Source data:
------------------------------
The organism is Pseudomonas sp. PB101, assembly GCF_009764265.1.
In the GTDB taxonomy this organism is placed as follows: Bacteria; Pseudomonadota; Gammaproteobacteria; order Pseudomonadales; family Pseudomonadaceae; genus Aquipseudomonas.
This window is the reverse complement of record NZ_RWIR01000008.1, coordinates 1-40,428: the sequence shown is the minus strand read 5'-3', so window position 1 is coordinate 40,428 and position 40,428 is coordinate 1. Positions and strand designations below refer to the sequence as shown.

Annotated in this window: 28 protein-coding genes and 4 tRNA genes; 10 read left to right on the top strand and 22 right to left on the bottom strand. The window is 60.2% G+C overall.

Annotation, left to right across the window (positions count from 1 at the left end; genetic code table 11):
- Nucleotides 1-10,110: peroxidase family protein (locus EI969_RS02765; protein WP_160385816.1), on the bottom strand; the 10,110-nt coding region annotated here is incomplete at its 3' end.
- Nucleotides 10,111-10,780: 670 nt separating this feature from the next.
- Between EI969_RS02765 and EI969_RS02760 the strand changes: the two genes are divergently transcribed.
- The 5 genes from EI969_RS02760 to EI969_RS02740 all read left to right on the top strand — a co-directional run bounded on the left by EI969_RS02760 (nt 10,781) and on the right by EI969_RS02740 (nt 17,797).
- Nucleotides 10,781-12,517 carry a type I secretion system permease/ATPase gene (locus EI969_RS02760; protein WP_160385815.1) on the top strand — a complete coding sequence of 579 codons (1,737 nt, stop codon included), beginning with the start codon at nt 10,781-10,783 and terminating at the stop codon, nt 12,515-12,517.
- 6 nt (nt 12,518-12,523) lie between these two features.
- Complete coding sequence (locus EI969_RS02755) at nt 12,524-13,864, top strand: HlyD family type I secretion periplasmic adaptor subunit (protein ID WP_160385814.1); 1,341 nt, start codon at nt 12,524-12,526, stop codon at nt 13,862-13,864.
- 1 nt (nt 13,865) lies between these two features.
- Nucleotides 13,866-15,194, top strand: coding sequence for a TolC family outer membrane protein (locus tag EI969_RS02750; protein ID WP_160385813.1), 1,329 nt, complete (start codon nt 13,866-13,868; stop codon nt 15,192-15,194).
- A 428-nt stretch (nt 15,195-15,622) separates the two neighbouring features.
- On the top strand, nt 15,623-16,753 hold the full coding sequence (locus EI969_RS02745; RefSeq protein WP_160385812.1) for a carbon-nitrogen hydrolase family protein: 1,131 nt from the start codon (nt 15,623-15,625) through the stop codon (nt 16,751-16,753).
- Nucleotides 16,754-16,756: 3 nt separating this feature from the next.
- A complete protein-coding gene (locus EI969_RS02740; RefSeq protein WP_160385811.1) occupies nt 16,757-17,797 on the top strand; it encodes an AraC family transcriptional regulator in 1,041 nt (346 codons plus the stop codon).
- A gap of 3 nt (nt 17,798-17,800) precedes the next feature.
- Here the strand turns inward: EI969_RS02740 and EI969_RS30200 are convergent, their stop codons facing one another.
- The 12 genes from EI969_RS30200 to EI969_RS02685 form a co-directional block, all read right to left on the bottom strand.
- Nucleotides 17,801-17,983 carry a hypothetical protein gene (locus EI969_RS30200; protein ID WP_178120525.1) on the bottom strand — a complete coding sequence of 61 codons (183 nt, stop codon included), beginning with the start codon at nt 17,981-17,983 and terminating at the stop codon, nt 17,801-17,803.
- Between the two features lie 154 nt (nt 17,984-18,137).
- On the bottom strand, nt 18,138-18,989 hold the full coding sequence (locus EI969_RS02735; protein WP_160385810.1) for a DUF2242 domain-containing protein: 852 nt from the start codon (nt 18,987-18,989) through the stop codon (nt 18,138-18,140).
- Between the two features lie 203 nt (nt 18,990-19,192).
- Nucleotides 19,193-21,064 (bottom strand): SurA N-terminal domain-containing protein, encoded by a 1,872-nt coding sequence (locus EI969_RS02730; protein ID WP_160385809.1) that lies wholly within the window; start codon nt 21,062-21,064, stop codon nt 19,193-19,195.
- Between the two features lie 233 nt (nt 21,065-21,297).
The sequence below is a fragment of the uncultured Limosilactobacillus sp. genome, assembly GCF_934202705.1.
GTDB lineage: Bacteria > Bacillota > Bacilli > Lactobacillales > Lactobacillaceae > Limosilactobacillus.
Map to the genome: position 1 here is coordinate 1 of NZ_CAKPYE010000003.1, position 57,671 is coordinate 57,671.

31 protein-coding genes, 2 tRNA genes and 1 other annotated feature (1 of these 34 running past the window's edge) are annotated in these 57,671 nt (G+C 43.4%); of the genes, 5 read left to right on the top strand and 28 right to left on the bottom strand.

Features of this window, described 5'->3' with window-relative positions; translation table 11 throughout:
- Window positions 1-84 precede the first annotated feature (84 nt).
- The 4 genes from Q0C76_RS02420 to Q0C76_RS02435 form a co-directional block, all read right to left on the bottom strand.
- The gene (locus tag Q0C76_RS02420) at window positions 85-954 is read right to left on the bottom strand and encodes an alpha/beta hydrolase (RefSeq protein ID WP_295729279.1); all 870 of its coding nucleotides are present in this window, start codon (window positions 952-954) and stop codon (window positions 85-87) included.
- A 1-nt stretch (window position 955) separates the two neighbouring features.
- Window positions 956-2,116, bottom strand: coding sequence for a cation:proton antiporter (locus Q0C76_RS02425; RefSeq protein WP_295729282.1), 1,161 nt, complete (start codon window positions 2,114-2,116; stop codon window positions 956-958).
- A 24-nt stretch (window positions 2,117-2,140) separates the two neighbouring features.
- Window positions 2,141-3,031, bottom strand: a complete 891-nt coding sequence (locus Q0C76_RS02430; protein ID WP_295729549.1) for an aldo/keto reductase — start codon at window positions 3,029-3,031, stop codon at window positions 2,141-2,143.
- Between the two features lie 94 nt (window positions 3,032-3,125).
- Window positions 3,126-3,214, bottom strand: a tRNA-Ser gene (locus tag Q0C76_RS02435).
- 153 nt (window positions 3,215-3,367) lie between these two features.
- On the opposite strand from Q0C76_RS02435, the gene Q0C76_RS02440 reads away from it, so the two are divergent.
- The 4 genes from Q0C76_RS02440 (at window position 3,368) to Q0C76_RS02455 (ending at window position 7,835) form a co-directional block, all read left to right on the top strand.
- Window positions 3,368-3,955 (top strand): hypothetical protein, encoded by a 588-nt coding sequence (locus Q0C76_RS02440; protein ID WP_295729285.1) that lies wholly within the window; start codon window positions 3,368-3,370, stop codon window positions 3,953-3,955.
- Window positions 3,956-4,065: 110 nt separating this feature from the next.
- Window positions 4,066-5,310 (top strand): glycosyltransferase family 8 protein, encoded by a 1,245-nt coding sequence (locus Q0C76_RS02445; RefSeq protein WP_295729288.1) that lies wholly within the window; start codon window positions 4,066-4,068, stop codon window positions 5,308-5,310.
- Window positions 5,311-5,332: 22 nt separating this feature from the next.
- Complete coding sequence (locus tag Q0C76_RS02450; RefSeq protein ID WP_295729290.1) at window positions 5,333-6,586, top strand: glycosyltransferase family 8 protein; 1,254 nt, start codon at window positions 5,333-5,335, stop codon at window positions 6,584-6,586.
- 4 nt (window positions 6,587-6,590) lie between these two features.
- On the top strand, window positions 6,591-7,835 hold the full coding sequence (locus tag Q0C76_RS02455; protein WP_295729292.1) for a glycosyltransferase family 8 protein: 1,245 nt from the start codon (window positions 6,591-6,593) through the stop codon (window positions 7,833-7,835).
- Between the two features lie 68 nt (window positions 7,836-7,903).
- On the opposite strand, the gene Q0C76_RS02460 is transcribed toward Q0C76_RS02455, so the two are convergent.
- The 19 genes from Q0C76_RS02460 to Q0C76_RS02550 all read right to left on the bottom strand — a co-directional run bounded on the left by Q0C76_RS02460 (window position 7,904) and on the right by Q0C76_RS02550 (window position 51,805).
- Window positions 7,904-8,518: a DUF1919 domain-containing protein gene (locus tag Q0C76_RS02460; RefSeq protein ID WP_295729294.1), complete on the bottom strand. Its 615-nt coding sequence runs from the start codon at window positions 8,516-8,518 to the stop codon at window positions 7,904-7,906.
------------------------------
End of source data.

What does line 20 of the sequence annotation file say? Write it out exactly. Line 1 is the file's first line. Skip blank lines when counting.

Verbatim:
- Here the strand turns inward: EI969_RS02740 and EI969_RS30200 are convergent, their stop codons facing one another.